I have been a reader of the Los Angeles Times almost my entire literate life — It has great writers, awesome local coverage, and often digs deeper than the big news sites on local stories. However, I haven’t ever really paid for that subscription — When I lived with my parents (pre-career), I read their copy, and once I went off into the world, I read the online version. The L.A. Times helpfully provides RSS feeds, so someone like me can easily plug that into Google Reader and just get the articles I want — for me, this is perfect, and meets all my needs.
However, the L.A. Times, much like other papers, ends up on the losing end of this proposition.
- As more and more readers shift from print to online, fully-staffed publications like the Times are finding that they are not able to pay the bills with just ad revenue alone — they need the subscription fees (and the readership implied by that kind of financial commitment) for their bottom line
. So while the web, and Google, might love the local expertise that the L.A. Times brings to web users, the L.A. Times ends up losing out if they don’t make it back on ad revenue.
So their solution? Cookie-ing users and limiting the amount of free content the L.A. Times is willing to give away to frequent users. While this is annoying to people like me who have been essentially riding for free (though we have been seeing the display ads and rich media ads the Times loves to slather on their pages), it is an understandable move. But is it the right move, or a move of desperation?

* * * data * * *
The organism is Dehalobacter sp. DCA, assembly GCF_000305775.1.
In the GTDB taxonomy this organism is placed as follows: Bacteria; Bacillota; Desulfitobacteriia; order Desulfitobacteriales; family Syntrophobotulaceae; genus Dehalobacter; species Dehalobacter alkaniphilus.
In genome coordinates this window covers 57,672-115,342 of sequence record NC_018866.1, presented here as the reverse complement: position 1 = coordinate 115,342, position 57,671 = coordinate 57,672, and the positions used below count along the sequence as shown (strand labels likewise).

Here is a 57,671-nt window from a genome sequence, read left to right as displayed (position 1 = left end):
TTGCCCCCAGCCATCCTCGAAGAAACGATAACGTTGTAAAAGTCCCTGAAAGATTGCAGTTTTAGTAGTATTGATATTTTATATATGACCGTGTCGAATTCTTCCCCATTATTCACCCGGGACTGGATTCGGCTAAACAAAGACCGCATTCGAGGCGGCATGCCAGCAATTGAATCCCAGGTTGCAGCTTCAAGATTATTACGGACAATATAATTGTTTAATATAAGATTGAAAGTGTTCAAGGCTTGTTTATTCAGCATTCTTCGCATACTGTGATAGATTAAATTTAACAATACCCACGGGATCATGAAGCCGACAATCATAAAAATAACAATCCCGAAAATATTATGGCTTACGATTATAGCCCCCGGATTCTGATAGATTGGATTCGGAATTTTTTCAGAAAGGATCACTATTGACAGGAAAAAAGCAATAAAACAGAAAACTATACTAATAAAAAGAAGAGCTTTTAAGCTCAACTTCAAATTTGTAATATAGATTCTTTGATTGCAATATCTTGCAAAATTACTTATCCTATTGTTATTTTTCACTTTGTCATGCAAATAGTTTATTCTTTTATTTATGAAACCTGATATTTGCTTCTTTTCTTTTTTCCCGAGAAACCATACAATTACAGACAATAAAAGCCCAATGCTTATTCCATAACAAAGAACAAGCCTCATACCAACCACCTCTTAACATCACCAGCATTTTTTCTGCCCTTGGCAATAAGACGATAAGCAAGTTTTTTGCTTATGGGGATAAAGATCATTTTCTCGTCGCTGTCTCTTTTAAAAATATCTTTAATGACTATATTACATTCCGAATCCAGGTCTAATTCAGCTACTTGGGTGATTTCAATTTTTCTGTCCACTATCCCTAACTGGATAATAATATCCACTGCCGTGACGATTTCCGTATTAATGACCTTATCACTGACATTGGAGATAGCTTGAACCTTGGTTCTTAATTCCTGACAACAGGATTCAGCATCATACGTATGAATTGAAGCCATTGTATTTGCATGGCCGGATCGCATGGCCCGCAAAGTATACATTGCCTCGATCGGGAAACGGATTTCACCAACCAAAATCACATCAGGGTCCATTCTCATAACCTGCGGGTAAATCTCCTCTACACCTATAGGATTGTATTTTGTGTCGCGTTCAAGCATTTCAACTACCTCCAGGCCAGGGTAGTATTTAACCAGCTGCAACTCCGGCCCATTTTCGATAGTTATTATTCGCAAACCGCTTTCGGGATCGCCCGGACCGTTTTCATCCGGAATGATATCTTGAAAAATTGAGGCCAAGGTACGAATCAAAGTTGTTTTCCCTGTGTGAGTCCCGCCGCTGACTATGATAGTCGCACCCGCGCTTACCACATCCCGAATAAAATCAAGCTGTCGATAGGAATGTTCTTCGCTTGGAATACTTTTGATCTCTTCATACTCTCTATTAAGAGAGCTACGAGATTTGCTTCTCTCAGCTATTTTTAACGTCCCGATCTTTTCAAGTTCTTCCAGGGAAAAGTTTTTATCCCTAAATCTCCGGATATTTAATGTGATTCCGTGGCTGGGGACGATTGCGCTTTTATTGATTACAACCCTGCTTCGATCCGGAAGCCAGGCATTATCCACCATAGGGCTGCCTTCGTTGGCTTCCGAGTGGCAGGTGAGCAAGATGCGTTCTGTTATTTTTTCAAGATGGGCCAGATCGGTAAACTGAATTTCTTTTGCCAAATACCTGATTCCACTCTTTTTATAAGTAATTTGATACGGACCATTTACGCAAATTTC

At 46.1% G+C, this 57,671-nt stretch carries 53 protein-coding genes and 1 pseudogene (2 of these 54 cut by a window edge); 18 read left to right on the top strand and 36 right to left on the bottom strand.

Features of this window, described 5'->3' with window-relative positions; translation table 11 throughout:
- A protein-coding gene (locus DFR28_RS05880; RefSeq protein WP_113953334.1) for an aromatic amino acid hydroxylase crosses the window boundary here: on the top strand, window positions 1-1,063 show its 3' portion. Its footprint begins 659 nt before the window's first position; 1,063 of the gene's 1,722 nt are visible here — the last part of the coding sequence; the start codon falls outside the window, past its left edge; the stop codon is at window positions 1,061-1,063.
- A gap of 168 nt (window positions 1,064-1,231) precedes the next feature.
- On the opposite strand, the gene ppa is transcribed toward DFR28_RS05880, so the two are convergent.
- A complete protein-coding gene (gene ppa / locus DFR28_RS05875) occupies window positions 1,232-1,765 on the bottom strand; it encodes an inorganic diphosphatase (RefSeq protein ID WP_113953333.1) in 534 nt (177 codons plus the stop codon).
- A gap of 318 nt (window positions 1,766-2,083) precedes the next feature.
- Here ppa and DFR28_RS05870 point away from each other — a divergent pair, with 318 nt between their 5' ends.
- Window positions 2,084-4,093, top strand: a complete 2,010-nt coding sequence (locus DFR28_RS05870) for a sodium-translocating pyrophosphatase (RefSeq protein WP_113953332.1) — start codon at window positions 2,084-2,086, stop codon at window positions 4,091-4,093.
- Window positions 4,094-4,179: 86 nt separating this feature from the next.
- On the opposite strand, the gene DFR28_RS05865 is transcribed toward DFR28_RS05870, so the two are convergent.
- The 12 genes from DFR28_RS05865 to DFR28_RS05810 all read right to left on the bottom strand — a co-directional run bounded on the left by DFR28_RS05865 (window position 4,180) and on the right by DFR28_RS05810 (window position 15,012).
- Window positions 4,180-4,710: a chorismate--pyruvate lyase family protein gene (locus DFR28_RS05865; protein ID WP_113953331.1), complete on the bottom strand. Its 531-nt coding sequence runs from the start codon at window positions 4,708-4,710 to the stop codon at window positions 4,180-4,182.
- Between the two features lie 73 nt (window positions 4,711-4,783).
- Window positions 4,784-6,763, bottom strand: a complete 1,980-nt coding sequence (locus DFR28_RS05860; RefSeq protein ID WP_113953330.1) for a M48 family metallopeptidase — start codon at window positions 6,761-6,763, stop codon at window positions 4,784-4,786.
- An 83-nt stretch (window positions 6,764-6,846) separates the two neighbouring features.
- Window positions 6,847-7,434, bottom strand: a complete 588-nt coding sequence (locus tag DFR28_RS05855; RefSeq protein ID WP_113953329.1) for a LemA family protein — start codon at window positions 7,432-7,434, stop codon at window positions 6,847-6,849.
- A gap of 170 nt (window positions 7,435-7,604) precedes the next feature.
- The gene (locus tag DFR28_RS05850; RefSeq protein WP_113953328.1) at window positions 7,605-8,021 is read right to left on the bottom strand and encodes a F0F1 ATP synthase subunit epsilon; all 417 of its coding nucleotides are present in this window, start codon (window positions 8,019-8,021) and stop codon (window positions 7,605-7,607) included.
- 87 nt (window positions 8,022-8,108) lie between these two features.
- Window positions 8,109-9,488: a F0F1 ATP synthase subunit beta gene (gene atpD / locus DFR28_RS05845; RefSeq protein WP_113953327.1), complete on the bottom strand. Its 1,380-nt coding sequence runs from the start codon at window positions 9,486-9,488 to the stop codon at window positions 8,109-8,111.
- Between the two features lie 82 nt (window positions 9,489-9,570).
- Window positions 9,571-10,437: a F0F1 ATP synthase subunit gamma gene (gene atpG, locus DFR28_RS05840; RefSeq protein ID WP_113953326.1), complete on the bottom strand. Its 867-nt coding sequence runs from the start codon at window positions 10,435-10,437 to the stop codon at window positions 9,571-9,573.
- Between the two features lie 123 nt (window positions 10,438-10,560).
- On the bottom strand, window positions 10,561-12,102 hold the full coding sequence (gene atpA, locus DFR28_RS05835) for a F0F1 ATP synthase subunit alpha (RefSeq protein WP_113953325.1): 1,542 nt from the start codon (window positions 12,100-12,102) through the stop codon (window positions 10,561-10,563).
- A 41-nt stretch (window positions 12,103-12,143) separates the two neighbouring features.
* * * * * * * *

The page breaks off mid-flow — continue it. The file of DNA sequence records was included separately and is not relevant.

On one hand, the tactic is good in that it still allows them to take advantage of a lot of web traffic, especially if one of their stories catches fire. They are able to compete with other papers for prestige regarding their coverage, and when their stories get picked up on the feed/crawl by Google, or featured on Drudge, that web traffic could possibly come almost unimpeded. Meanwhile, repeat users (people who go to the Times site specifically on a repeating basis) face a choice — pay a subscription fee, or go without.
And that’s where I think the strategy falls apart. I am probably the person in my family most on top of local news, especially local crime news, yet I balk at paying that fee. It’s just not worth it to me — I can still go to many other places, including feeds that re-print Times content (possibly owned by the Times themselves), and not have to pay. That’s just the way the web has always succeeded — free content, but lots of ads. The only part of the online industry to permanently buck this trend for any long period of time was the MMO community, but even they are going free-to-play, with optional payments being the new revenue stream. Adult had the best chance at the paid model and really has tried to make it work, but they also lost out to technology and how easy it is to steal and host content overseas illegally.
At the end of the day, you have to find an advertising model that works and pays the bills. I don’t know anyone who works at the Times, so I don’t know for sure, but my guess is that this is a move of desperation. The WSJ and Financial Times have been on a paid model for years, but those are niche, and luxury/prestige, publications. The L.A. Times does not have that kind of cache; With people like me getting turned back, habits are changing, and right now, I’m losing the L.A. Times habit.
So — you win the battle and lose the war. Maybe they have no real choice but to try this, but I think it depreciates their online assets and online readership by doing this, so in the event that they have to make more cuts or sell, the property is worth even less. It should be interesting to see what effect this tactic has over the next year and whether they can make it work.